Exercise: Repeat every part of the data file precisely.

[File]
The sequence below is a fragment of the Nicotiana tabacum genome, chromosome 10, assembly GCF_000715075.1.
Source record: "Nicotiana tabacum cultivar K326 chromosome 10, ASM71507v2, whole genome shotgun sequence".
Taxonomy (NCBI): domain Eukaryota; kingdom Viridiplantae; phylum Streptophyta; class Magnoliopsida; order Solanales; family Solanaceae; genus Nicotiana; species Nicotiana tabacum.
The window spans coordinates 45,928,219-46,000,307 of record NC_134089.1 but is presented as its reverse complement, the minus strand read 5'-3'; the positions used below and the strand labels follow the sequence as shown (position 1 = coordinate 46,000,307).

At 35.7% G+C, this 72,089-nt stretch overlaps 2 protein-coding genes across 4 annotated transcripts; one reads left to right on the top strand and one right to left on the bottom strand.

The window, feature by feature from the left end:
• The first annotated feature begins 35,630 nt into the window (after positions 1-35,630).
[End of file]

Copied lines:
The sequence below is a fragment of the Nicotiana tabacum genome, chromosome 10, assembly GCF_000715075.1.
Source record: "Nicotiana tabacum cultivar K326 chromosome 10, ASM71507v2, whole genome shotgun sequence".
Taxonomy (NCBI): domain Eukaryota; kingdom Viridiplantae; phylum Streptophyta; class Magnoliopsida; order Solanales; family Solanaceae; genus Nicotiana; species Nicotiana tabacum.
The window spans coordinates 45,928,219-46,000,307 of record NC_134089.1 but is presented as its reverse complement, the minus strand read 5'-3'; the positions used below and the strand labels follow the sequence as shown (position 1 = coordinate 46,000,307).

At 35.7% G+C, this 72,089-nt stretch overlaps 2 protein-coding genes across 4 annotated transcripts; one reads left to right on the top strand and one right to left on the bottom strand.

The window, feature by feature from the left end:
• The first annotated feature begins 35,630 nt into the window (after positions 1-35,630).